Neil Young, musicianMusician Neil Young wants to rescue the art form that he has practiced for the past 50 years.
In a world where the perception that poor quality seems to go hand in hand with convenience, Young hopes to see a shift in how people think about this, specifically where digital audio quality is concerned.
Hear more via video as Neil Young discusses his perspective on the state of digital audio quality in today’s VOX Daily.

Neil Young’s Thoughts On Audio Quality

Neil Young has seen audio change over the decades, observing analog to digital and high quality digital audio to the modern day MP3 file. If you watched the interview (which lasts about 10 minutes), you get the impression that more can be done to improve upon the current state of digital audio, changes that could help shift the widely held perception that the most conveniently consumable content needs to be of a lower quality.

Do You Think It’s Possible?

How would you improve the quality of digital audio? What could be done to restore some of the richness lost along digital audio’s technological journey?
Looking forward to hearing from you!
Best wishes,
Stephanie

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Stephanie Ciccarelli is the Co-Founder and Chief Brand Officer of Voices.com. Classically trained in voice, piano, violin and musical theatre, as well as a respected mentor and industry speaker, Stephanie graduated with a Bachelor of Musical Arts from the Don Wright Faculty of Music at the University of Western Ontario. Possessing a great love for imparting knowledge and empowering others, her blog serves an audience what wants to grow in their careers as professional voice users, and more specifically, voice actors. Stephanie was recently listed on the PROFIT Magazine W100 list three times (2013, 2015 and 2016), a ranking of Canada's top female entrepreneurs, and is the author of Voice Acting for Dummies®.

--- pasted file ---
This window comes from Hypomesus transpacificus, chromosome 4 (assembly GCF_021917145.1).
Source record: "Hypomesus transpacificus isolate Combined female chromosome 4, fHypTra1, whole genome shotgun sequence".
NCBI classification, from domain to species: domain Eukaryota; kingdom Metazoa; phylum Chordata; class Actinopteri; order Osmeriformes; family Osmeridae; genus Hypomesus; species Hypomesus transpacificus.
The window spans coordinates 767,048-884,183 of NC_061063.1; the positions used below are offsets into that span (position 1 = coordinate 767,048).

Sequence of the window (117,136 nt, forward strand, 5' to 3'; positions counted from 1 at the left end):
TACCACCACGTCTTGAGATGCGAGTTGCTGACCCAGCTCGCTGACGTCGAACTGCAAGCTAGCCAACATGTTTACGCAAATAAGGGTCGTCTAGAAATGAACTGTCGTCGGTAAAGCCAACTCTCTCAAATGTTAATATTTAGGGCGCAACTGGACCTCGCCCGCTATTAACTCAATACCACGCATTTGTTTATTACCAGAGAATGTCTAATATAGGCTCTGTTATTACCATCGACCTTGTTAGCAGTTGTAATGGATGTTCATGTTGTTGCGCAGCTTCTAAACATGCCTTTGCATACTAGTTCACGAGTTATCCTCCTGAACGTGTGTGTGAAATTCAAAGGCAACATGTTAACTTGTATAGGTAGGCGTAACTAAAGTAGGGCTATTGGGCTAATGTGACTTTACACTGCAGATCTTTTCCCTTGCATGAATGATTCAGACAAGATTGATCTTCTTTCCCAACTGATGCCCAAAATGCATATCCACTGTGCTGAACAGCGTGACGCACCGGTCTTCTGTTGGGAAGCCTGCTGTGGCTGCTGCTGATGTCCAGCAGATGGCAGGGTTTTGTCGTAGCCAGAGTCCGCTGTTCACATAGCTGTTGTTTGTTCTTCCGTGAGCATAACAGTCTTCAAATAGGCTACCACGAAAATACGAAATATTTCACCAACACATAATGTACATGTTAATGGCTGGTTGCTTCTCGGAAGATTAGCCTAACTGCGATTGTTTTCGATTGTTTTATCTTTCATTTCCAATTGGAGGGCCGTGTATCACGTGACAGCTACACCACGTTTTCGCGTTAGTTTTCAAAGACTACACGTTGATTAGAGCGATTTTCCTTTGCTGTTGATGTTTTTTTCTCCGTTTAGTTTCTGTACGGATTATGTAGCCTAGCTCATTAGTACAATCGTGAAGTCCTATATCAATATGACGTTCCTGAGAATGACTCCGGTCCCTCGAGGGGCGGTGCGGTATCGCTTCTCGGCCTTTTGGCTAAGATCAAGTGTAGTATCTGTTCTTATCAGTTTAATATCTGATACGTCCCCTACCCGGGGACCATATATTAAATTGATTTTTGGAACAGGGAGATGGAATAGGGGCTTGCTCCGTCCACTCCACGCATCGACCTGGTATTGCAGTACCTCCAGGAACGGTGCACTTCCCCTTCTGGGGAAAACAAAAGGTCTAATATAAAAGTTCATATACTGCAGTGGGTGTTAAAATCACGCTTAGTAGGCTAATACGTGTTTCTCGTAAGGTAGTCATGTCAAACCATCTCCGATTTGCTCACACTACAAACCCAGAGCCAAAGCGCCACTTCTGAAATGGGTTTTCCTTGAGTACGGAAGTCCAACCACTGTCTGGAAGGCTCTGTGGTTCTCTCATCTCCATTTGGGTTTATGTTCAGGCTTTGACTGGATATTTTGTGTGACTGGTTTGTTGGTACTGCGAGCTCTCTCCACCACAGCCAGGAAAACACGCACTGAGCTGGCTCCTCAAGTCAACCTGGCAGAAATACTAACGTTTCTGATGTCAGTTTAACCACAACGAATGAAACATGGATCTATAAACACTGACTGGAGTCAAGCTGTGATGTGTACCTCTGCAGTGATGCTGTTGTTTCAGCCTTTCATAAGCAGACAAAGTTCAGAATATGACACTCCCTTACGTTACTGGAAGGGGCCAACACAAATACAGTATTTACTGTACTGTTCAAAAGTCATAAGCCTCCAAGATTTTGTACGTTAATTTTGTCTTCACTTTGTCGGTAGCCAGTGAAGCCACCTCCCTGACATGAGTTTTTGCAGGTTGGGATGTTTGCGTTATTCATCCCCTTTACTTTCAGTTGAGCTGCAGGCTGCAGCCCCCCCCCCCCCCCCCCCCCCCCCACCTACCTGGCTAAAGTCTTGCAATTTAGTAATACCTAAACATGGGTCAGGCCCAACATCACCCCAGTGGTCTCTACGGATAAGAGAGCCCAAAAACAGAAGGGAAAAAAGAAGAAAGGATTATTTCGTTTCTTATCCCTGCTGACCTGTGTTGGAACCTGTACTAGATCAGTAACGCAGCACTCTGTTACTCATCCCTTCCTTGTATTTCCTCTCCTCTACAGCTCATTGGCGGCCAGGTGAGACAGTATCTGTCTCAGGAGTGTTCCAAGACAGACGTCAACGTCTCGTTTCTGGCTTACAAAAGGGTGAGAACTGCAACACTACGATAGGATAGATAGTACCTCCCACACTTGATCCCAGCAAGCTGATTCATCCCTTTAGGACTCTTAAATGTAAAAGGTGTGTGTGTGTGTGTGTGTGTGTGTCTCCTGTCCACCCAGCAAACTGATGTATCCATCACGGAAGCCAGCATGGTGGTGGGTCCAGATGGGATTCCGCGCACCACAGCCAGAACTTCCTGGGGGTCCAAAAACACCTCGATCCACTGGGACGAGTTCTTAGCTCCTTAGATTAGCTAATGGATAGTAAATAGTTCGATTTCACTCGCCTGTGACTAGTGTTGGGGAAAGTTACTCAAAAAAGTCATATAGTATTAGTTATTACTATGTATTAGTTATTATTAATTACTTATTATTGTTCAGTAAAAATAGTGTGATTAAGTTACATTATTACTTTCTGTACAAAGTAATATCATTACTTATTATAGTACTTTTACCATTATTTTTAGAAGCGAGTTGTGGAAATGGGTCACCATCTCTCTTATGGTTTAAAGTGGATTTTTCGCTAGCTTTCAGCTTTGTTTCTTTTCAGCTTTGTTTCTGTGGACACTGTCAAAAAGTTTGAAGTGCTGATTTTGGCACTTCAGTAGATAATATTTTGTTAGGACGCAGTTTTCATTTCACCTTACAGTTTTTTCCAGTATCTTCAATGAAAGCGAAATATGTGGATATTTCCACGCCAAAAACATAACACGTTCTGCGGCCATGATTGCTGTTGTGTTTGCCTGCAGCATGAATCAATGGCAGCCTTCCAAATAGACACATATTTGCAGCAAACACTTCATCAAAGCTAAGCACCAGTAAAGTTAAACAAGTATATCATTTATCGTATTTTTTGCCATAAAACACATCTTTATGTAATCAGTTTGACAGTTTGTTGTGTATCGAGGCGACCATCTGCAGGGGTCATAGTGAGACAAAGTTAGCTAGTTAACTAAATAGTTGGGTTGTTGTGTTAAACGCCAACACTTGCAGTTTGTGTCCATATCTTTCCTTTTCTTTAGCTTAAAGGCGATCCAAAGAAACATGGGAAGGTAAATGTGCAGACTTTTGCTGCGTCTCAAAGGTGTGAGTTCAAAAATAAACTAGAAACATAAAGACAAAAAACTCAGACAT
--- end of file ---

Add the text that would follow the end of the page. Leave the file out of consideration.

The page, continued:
2 COMMENTS

  1. I agree. Tho, frankly, you can have iTunes rip your songs as wav or aif files. But then you can’t tell your friends (self) that you can only have 1000 songs on your iPod instead of 10000 songs. Big deal. I agree, however, that buying songs in Loss “less” codec is bunk.

  2. Always glad to see pieces attempting to raise awareness about how our musical/audio heritage has been destroyed — and is being destroyed — in the modern digital era.
    ——-
    @Victor Ingrassia —
    Not sure exactly what aspect of lossless codecs you are saying is “bunk”…
    If you are suggesting that buying lossless copies of material you already own on CD or other first-rate format is “bunk”, I would agree with you there. They are selling you something you can create yourself, and have already paid for once!
    But if you are suggesting that lossless codecs don’t give you ultimate-quality audio, you are wrong. The science and math behind them is sound. (Pun not intended :P)
    If the codec is programmed properly, the results should be identical (n.b. identical!) to wav/aiff. That’s what “lossless” means: you don’t lose anything. The file size is compressed by removing _data that is mathematically insignificant_. In contrast, “lossy” codecs achieve compression (i.e. smaller file size) by trying to remove _sonic_ material that — supposedly — your ears will not miss. (…but of course discriminating and experienced listeners know all too well how destructive the process can be.)

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